Stella Dallas (1937)—Barbara Stanwyck in the title role, plays the ultimate self-sacrificing mother in this classic directed by King Vidor. As a poor girl who marries up only to find out that life on the top isn’t exactly what she thought it would be, Stanwyck is amazing. In the hands of a less talented actress, this film could have been one big hot, sentimental mess. When Stanwyck marries the richest guy in town, she is disillusioned with society life and finds it constraining. After she gives birth to a baby girl, her husband Stephen (John Boles) has society expectations that Stella rebels against. Divorced, Stella raises her daughter Laurel (Anne Shirley) on her own. When Stephen enters a relationship with an upper-class widow, Laurel is introduced to a world of refinement and beauty that are hard to resist. Although she loves her mother, the garish way she dresses and how Stella carries on with old family friend Ed Munn (Alan Hale) embarrass Laurel. Stella sees her daughter slowly drifting away and makes a decision that changes both of their lives forever. Hankie Alert: Three, at least.

Dunne and Alan Marshall share a moment
in The White Cliffs of Dover.
The White Cliffs of Dover (1944)—A huge hit when released in 1944, this film isn’t as well remembered today. However, M-G-M thought this film was good enough to be the studio’s 20th Anniversary release. The movie is based on the verse novel The White Cliffs by Alice Duer Miller. Irene Dunne plays Susan Dunn, a young American woman on vacation in England with her father (Frank Morgan). During her visit, she meets John Asherwood (Alan Marshall), a young British officer and titled gentleman. After a brief courtship, they marry. Shortly thereafter, World War I breaks out and John is off to war. Susan loses John just before the war ends, but gives birth to a son, John Jr. As John grows up and the shadow of another world war blankets Europe, Susan fears she will lose her son too. Susan learns that she cannot hold onto John Jr. just like she couldn’t hold onto his father. The film gives us a glimpse of the tragedy of war from a female perspective that is compelling and heartbreaking. Directed by Clarence Brown (National Velvet), the film features some great British actors in supporting roles, including C. Aubrey Smith, Dame May Whitty, Gladys Cooper, and Roddy McDowell. Van Johnson and an unbilled, and very young, Elizabeth Taylor, round out the cast. Hankie Alert: Two, maybe three.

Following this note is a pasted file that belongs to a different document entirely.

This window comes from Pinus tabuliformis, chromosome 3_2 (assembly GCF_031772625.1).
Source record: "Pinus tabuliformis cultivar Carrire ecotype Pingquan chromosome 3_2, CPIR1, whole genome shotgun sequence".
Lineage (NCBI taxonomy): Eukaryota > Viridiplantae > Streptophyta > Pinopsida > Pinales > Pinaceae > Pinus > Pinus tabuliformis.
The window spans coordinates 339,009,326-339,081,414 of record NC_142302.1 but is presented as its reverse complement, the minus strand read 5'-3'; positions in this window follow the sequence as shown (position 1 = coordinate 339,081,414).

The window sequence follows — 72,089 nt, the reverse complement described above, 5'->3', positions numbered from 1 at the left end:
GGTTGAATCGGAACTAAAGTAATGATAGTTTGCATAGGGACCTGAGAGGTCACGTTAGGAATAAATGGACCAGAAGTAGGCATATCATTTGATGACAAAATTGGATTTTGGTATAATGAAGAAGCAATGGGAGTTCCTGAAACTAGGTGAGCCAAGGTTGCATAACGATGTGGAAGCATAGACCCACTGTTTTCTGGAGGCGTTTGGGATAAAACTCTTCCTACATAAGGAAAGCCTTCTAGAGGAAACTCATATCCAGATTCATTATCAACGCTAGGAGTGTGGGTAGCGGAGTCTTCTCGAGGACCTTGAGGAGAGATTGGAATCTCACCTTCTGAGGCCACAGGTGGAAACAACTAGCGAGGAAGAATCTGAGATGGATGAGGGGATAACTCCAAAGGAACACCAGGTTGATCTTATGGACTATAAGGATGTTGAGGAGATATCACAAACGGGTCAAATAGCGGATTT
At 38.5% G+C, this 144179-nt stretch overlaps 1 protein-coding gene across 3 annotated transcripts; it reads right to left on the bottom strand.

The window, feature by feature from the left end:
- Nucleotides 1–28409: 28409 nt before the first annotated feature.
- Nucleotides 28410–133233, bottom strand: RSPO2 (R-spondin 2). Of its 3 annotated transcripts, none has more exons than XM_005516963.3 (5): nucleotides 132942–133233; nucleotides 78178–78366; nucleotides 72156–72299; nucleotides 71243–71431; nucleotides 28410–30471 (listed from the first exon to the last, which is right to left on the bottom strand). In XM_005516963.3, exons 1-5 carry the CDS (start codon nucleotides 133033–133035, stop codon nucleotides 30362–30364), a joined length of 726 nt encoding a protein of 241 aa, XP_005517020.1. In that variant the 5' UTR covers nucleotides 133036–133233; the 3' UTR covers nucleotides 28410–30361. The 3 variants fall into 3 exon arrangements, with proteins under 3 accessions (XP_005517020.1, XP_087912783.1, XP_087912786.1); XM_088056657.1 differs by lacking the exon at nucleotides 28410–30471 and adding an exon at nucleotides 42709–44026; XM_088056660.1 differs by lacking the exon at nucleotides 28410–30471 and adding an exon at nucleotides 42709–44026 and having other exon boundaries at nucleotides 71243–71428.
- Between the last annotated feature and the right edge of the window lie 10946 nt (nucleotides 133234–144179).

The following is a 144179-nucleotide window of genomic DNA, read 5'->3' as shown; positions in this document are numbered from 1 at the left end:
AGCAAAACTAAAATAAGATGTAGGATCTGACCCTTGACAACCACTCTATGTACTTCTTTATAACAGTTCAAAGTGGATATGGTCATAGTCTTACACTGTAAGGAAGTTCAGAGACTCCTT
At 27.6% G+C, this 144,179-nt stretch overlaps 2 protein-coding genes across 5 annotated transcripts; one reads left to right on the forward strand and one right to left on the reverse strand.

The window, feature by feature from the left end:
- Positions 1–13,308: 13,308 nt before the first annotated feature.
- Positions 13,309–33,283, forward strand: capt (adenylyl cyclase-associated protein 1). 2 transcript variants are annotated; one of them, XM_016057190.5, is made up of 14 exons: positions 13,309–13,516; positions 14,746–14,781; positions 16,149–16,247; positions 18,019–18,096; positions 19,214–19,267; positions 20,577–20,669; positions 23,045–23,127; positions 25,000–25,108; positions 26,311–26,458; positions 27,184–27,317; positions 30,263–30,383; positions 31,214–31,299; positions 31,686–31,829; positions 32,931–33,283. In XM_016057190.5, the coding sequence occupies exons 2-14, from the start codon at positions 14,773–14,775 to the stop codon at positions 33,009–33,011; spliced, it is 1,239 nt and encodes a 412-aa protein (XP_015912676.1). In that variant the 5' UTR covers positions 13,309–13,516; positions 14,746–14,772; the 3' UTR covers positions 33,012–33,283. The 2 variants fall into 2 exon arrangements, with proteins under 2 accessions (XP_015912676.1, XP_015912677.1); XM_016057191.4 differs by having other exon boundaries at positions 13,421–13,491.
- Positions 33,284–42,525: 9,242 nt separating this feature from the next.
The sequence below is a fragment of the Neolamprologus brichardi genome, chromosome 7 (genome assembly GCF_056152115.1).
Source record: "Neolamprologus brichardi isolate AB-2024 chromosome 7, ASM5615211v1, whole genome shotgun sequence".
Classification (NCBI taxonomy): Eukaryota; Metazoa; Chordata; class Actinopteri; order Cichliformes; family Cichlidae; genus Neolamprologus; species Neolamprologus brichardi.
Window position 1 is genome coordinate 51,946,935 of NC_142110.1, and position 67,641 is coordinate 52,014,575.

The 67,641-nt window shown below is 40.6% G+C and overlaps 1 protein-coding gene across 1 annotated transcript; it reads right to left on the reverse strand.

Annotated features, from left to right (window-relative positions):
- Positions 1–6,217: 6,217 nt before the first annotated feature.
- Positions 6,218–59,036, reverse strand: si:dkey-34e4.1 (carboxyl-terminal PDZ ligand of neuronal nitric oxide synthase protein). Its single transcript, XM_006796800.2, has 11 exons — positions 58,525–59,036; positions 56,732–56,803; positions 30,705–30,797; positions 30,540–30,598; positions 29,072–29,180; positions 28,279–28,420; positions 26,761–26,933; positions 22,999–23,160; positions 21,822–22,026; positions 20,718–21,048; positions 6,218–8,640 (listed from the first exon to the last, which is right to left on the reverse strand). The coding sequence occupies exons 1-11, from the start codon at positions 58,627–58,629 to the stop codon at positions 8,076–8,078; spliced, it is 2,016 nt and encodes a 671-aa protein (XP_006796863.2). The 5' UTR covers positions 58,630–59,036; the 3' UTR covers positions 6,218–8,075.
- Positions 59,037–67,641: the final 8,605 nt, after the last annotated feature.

Myrna Loy played the mother of 12 children
in Cheaper By the Dozen.

Cheaper By the Dozen (1950) This film is based on the real life story of efficiency expert Frank Bunker Gilbreth (Clifton Webb) and Lillian Moller Gilbreth (Myrna Loy) and their 12 children! Jeanne Crain plays eldest daughter Ann who narrates the film. Directed by Walter Lang and shot in beautiful Technicolor by the award-winning cinematographer, Leon Shamroy, it’s picture postcard perfect. As the mother of the Gilbreth brood, Loy radiates warmth and charm. One of the most popular films of 1950, Cheaper By the Dozen was followed up with Belles on Their Toes in 1952 starring Crain and Loy. Hankie Alert: Maybe half a hankie. You’ll mostly be smiling during this family classic.


Preview